Rock cakes

Rock cakes

These little cakes are something else I have been making quite a bit recently. A few months ago my nine-year old daughter came home and said this: “Mum, my friend E has rock cakes in her lunch box and I really like them”. Ah yes, I recognise a gauntlet thrown when I see one.  So there I was at 6.19 am the next morning making rock cakes to go into her lunch box. You can’t make rock cakes the day before. They need to be made and then eaten, preferably still warm after only a few minutes spent relaxing on a wire rack. But they are also acceptable at lunchtime when baked in the morning. Apparently.

I hadn’t made them for years before this. I don’t know why because they are delicious. I do know why, I had forgotten how good they are. The name rock cake doesn’t exactly sell them to you I realise, but really they are soft, gently spicy and very, very good. Make them as soon as you can, but not necessarily at 6.19 am, if you can help it.

I make mine in the food processor which means they are a matter of minutes to make.

Makes 12 – 15 cakes

225g self-raising flour
1 tsp baking powder
½ tsp mixed spice
100g butter, softened
50g demerara sugar
100g dried fruit (raisins, sultanas, candied peel, a mixture – anything you have in the cupboard)
1 egg and 1 tbsp milk, beaten lightly together

Method

Preheat the oven to 200°c, gas mark 6, or use towards the bottom of the roasting oven of the Aga. Grease a baking sheet.

Place the flour, baking powder and mixed spice in the bowl of a food processor or in a large bowl. Cube the butter and either pulse until it looks like fine breadcrumbs or if doing it by hand rub the butter into the flour using your fingertips and a light touch. Add the sugar and the fruit. Add the egg and milk mixture and pulse again until it comes together or mix with your hands until it comes together in a soft dough.

Spoon small mounds of mixture onto the greased baking sheet, you want them to look rough edged like a rock. Spoon a little extra demerara sugar over each one. Place in the preheated oven and cook for about ten minutes until golden brown. Remove to a wire rack, leave for a minute or two and then eat or wait until lunchtime.

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24 Responses to Rock cakes

  1. I was sitting here, missing Mum and suddenly saw this post. I was cast back to my childhood of Mum or my Grandmother making Rock cakes. Thanks for the recipe and the happy memories!

  2. Sorry. Can’t do it. They remind me of my second cookery lesson at school (the first one was ‘how to scrub a kitchen table made of deal’). They remind me as well of austerity and ‘make-do-and-mend’, which is a philosophy I embrace wholeheartedly by the way. But rock cakes for me are just too …. 1950s

  3. From the 1950′s or not, I’m still going to try these.

  4. Yes,happy memories of early cookery lessons at school.I had forgotten about them .We also had to make our pinnies and silly little hats in needlework classes. Will make the rock cakes when I have time.

  5. One of the first things I ever baked – yum! Never at 6.19am though.

  6. Obviously we all went to the same school! They must be the first thing I ever baked and they were … like rocks, in every way! But my baking has moved on since then, so I shall give them another go, and if I bake them in the morning I shall feel duty bound to test your theory that they still taste good in the afternoon! xCathy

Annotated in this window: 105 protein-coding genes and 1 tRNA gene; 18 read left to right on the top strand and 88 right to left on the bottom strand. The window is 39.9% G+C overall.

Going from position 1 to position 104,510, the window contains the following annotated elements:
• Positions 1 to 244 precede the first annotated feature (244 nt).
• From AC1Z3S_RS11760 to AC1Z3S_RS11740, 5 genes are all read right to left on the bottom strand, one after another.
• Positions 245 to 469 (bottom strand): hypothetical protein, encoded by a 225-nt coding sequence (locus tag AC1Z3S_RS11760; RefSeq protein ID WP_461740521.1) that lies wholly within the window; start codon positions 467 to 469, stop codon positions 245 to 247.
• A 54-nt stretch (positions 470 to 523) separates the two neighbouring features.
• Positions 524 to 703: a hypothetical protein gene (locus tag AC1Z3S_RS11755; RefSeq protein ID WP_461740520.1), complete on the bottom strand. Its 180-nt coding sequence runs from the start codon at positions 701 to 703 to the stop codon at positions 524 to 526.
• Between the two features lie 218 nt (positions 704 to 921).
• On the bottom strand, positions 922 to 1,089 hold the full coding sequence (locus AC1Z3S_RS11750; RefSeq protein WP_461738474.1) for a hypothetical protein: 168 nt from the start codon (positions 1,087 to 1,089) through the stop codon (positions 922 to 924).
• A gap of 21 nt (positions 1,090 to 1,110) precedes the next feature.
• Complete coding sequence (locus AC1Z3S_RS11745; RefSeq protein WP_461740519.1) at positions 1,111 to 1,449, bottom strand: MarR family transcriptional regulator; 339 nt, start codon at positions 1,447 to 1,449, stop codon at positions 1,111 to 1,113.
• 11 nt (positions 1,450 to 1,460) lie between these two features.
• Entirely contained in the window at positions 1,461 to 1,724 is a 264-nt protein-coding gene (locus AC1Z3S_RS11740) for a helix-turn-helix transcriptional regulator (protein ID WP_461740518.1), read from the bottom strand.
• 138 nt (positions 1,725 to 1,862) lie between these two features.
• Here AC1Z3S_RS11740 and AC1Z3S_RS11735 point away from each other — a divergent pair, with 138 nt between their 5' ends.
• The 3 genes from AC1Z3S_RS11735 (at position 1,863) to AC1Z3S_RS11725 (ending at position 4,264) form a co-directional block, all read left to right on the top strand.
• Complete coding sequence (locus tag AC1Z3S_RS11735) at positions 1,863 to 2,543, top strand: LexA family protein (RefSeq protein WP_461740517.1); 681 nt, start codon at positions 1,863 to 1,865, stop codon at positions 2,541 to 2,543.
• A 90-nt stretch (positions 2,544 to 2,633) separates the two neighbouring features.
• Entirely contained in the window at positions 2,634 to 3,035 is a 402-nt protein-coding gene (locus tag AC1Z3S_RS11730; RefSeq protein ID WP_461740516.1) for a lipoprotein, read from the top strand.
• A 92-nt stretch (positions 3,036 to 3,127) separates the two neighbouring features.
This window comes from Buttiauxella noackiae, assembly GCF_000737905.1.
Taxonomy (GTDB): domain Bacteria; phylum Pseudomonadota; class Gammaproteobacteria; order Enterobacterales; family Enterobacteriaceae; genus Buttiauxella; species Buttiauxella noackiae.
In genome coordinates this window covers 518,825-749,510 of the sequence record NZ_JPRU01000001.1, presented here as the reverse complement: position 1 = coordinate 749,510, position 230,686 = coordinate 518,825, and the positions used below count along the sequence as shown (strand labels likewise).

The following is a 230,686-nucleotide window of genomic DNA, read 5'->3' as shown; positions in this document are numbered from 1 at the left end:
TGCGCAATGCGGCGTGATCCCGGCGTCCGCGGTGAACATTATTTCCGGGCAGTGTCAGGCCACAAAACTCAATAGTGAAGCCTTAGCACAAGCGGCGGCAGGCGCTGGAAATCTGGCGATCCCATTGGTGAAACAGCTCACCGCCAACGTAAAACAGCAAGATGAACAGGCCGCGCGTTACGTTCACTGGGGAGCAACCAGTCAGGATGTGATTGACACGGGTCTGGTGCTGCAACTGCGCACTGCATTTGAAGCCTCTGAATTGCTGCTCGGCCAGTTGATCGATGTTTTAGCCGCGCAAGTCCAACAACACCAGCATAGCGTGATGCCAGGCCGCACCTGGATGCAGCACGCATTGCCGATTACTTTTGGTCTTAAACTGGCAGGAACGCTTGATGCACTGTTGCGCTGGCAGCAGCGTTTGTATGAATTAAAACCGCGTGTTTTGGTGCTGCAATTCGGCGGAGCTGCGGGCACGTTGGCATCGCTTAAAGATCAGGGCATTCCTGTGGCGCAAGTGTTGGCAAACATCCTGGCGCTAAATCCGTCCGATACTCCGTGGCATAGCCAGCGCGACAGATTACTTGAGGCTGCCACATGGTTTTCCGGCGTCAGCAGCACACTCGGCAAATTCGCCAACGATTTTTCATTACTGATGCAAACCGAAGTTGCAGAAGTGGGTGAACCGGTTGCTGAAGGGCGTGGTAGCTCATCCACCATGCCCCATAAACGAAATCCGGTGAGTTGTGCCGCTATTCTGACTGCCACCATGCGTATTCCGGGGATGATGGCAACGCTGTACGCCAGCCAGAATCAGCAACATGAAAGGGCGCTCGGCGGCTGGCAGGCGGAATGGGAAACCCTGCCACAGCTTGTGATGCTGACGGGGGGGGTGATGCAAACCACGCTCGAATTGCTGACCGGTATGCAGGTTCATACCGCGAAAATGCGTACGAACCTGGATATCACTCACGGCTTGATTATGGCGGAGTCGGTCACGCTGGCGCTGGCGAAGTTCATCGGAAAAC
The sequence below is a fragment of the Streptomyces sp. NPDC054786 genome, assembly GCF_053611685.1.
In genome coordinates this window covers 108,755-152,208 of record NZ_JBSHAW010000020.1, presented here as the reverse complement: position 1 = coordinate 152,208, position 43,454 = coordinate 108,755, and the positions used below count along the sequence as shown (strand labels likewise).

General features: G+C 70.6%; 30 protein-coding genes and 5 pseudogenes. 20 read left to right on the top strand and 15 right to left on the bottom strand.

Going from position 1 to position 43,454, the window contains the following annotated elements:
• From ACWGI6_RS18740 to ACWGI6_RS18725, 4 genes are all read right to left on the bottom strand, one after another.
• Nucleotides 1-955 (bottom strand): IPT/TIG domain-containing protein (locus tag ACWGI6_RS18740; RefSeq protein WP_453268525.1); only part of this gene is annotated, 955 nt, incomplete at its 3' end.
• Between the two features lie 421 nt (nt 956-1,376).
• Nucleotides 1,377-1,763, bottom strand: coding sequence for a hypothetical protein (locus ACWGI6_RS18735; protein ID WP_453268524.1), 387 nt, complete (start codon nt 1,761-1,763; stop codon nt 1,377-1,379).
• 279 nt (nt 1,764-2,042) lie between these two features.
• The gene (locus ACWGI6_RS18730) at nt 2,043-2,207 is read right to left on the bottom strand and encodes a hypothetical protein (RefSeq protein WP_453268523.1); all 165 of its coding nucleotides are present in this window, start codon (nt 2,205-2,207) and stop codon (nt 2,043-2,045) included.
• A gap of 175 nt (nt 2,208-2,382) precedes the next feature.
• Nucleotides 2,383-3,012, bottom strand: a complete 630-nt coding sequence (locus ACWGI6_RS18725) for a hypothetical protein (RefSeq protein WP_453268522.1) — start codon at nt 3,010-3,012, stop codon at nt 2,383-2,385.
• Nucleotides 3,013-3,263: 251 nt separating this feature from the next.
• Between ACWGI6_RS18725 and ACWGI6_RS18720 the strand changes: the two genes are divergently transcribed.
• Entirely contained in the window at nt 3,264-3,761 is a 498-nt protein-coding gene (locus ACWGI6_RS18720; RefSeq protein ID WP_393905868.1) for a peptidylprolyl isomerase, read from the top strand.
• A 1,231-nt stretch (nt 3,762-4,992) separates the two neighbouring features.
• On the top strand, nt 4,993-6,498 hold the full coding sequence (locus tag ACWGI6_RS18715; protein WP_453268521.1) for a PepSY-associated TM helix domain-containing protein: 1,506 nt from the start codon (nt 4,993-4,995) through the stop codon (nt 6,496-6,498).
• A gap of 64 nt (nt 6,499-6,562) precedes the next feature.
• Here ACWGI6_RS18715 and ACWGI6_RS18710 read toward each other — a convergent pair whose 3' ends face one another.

7. Your daughter sounds very sensible – think of what else she could be requesting! Rock cakes are so good and I find last well into the next day at least. They were the cake I grew up on and my mother always added dates.

    • Oh believe me Choc she requests lots of other things, I just choose to ignore those. Dates sound good and I am glad that you find they last well into the next day. If I am honest, I, cough, cough, we always eat them long before the next day. I have been known to eat four with a cup of tea. Oops.

  8. I have never had a rock cake…from the list of ingredients, they sound very much like scones to me.

  9. they look like scones—like Angie, that was my first impression. I love their name, retro context, and the fact that you can whip them up in the processor! thanks, Kath (and daughter) for the inspiration!

  10. The Country Cook

    Thanks Kath for this “blast from the past” many happy memories of cooking and eating them as a child,I made some early this morning ( oh! the joy of an Aga – no preheating required!) but I fear they won’t last till lunch time.
    :-)

    • I am so pleased that you made them and are enjoying them. When I wrote this post about my early morning cooking I had forgotten about how easy the Aga makes early morning cooking because you don’t have to wait for the oven to heat up. It is easy to take it for granted.

  11. The Country Cook

    Whist I had the food processor out I blitzed together another batch of: flour,sugar and butter and spice, I have put in large screw top jar in fridge, should keep for a couple of days, then when I want the next batch I will simply add: baking powder, egg,milk and dried fruit, so even quicker to do next time,bet they get eaten just a quick!
    Thanks for your inspiration Kath

  12. The Country Cook

    Kath,I’ve been making rather a lot of these lovely cakes over the last few days and I have been finding I need two eggs and a splash of milk to get a sticky mix,I think my eggs are a medium to large size.
    Eggs do vary!
    I will ask hens to be more consistent :-)

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